The Class Divide

24 Sep


Middle Working Class vs. Lower Class


I watched an episode of Breaking Bad on Netflix (the show is usually aired on AMC). The episode title was “Better Call Saul” from season 2, episode 8. Walt and Jesse run a meth lab in Albuquerque and Jesse is in charge of selling the product. One of Jesse’s “foot soldiers” for the sales, Badger, gets arrested after being fooled by an undercover cop posing as a meth buyer. Soon, Walt and Jesse find out that the DEA has gotten involved in Badger’s case and are forced to seek legal attention to assist Badger. They find sleazy defense lawyer Saul Goodman who they manage to work out a shady deal with. While seeking Saul’s assistance, they witness many examples of Saul’s typical clientele.



During this episode, the audience is exposed to various types of people who are well below the poverty line, particularly when Walt and Jesse go to Saul for legal assistance. The episode functions mostly around Walt and Jesse, two characters who by themselves already differ in terms of class. Walt’s family is the spitting image of how Hollywood portrays middle working class America:  Walt is a teacher, his pregnant wife is a stay at home mom, and they have the Protestant work ethic which drives their meager, but happy (sometimes) success. On the other hand, Jesse is a spitting image of lower non-working class in media representations:  he’s an otherwise unemployed drug dealer in his 20’s living from meth paycheck to paycheck. In the article “Consuming Trash” by Laura Portwood-Stacer, Jesse fits four of the predominantly mentioned “white trash” characteristics: transients, neglected children, drug users, and perpetrators.

As an audience member, the partnership between a man in the middle working class and a man from the lower class who is portrayed on the show as “white trash” is very different. Together, the duo somehow works together enough to gather millions of drug dollars. In this episode, the difference in class rankings become helpful to Walt and Jesse; they’re able to secure the help of Saul Goodman, defense lawyer for Badger. When going to acquire his services, Walt is the first one to walk into Saul’s office. When Walt walks in the door, the audience is treated to mass chaos in the form of a defense attorney’s waiting room. Kids screaming, injured lower class members, and various forms of the typical aesthetic of “white trash” fill the room. This places Walt in a very strange position, as he obviously does not fit the class stereotype of “white trash” being portrayed everywhere else in the waiting room. The cinematography during this scene was also very powerful, using audio mixers and camera angles to place the audience directly in Walt’s point of view. This decision by producers alone shows that the middle class is seen to have power over the lower class. The producers could have done this shot from one of the lower class waiting room attendee’s point of view, but Walt’s point of view (the middle working class view) was envisioned as more powerful towards the audience. I think this decision also shows that television actively works to please the middle class audience by frequently taking the lens elsewhere: the lower class or the upper class. This paints a picture where middle class problems are ignored so that predominantly middle class America doesn’t get upset over some television episode.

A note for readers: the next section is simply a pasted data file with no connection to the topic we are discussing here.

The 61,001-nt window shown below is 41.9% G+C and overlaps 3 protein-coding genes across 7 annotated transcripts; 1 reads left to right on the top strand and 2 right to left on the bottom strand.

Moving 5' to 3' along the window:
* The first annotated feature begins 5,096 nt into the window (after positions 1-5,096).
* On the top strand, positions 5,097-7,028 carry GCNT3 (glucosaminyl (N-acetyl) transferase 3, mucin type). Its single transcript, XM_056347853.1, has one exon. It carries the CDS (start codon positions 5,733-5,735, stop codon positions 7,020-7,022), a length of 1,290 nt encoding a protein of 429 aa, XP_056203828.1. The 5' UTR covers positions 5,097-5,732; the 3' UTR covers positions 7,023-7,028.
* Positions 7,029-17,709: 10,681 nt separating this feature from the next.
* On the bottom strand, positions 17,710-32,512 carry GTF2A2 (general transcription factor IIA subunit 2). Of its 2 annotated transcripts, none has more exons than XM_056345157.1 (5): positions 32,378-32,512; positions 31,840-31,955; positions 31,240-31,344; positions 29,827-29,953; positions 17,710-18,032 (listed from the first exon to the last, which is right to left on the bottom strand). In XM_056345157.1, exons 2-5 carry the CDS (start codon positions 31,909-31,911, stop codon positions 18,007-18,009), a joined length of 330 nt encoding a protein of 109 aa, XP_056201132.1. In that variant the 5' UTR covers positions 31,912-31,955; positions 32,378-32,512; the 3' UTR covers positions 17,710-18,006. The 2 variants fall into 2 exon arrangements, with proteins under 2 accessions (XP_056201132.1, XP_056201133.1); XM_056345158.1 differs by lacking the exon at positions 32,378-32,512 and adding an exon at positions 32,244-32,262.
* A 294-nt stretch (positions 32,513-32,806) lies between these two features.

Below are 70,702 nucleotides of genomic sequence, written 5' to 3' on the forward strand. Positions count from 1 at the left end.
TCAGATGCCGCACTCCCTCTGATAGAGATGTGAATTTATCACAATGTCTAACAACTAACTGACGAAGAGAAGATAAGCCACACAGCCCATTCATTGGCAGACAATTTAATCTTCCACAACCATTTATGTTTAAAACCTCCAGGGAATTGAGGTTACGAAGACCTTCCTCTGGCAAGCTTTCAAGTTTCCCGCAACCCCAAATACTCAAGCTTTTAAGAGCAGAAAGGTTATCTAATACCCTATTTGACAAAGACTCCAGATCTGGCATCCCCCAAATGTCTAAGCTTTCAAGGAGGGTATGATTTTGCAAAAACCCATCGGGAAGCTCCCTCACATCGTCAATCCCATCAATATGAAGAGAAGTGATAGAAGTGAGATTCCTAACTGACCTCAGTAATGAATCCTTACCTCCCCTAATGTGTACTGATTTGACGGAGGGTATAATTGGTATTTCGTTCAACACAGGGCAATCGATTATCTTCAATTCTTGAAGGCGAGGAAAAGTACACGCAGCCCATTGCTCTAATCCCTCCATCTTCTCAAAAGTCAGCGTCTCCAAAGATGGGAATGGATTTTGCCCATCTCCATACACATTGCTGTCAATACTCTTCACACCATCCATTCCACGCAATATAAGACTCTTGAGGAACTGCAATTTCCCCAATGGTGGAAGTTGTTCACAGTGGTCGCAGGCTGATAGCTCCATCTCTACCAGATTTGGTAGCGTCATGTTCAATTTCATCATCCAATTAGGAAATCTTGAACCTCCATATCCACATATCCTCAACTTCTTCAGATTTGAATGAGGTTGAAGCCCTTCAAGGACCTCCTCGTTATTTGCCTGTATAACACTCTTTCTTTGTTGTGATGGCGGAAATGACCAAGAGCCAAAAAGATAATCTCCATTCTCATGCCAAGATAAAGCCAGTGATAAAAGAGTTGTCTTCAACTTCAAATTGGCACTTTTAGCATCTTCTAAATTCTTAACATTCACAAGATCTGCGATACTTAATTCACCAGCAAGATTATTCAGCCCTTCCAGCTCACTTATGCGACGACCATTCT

Another part of the episode that stood out was the Saul Goodman defense attorney commercial. These commercials are the epitome of “white trash”. I did not find the exact commercial used in the episode on YouTube, but here is an example of the testimonies of Saul’s customers:

The first testimony is actually from Badger, Jesse’s seller who gets arrested in the episode. As a commercial within a television program, the satirical outcome while addressing issues of class is quite clear. All of the people portrayed in this commercial would have been considered “white trash”, and the producers of Breaking Bad decided to go for absolute comedy in making these “Better call Saul!” commercial segments. While they were quite hilarious, analyzing the undertones of the video isn’t quite as sunny. Yet, audiences watching this episode are able to see how the “happy” customers in the Saul commercials look nothing like the desolate, downtrodden, and depressed customers in the waiting room at Saul’s actual law office later in the episode. I think this was an interesting move for the producers to make. They definitely hit you with two different bricks here. As an American audience, we mostly focused on the Saul commercials and not the actual implications of the situation. This ignorance is apparent through the internet boom of “Better call Saul” memes and tweets.


This episode satirically overemphasizes the quality of life gap between the middle working class and the lower non-working class; it exposes real problems, but the satire during the episode overshadows the mentality that we should get out and do something about these problems. The in-lecture video “Class Dismissed” provided understanding on how large the divide is between middle class and upper class and how frequently this gap is misconstrued or ignored; the gap between lower and middle class is even more desperate for help and attention. Television programs expose the problems and advocate for class consciousness, but fail to do motivate audiences to get out and do something about it. Laughter is a preferred coping mechanism.